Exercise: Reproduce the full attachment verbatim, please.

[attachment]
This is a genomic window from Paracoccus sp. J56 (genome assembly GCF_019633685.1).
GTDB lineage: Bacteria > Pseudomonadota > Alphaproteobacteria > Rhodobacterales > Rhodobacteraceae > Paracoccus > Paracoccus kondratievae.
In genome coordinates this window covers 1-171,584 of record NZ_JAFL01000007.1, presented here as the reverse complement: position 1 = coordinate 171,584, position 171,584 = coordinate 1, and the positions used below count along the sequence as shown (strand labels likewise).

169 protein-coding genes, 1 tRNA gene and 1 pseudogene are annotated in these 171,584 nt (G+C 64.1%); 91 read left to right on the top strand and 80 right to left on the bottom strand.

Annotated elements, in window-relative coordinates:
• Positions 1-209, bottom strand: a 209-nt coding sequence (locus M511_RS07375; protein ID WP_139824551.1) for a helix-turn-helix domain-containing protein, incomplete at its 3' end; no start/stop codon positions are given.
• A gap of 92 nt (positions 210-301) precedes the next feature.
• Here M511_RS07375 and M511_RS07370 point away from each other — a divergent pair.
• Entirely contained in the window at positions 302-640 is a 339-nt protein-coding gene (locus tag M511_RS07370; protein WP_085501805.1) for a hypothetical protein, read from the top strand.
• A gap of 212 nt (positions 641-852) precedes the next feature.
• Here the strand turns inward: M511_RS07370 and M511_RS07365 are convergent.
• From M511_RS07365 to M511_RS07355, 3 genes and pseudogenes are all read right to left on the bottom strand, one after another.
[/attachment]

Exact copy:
This is a genomic window from Paracoccus sp. J56 (genome assembly GCF_019633685.1).
GTDB lineage: Bacteria > Pseudomonadota > Alphaproteobacteria > Rhodobacterales > Rhodobacteraceae > Paracoccus > Paracoccus kondratievae.
In genome coordinates this window covers 1-171,584 of record NZ_JAFL01000007.1, presented here as the reverse complement: position 1 = coordinate 171,584, position 171,584 = coordinate 1, and the positions used below count along the sequence as shown (strand labels likewise).

169 protein-coding genes, 1 tRNA gene and 1 pseudogene are annotated in these 171,584 nt (G+C 64.1%); 91 read left to right on the top strand and 80 right to left on the bottom strand.

Annotated elements, in window-relative coordinates:
• Positions 1-209, bottom strand: a 209-nt coding sequence (locus M511_RS07375; protein ID WP_139824551.1) for a helix-turn-helix domain-containing protein, incomplete at its 3' end; no start/stop codon positions are given.
• A gap of 92 nt (positions 210-301) precedes the next feature.
• Here M511_RS07375 and M511_RS07370 point away from each other — a divergent pair.
• Entirely contained in the window at positions 302-640 is a 339-nt protein-coding gene (locus tag M511_RS07370; protein WP_085501805.1) for a hypothetical protein, read from the top strand.
• A gap of 212 nt (positions 641-852) precedes the next feature.
• Here the strand turns inward: M511_RS07370 and M511_RS07365 are convergent.
• From M511_RS07365 to M511_RS07355, 3 genes and pseudogenes are all read right to left on the bottom strand, one after another.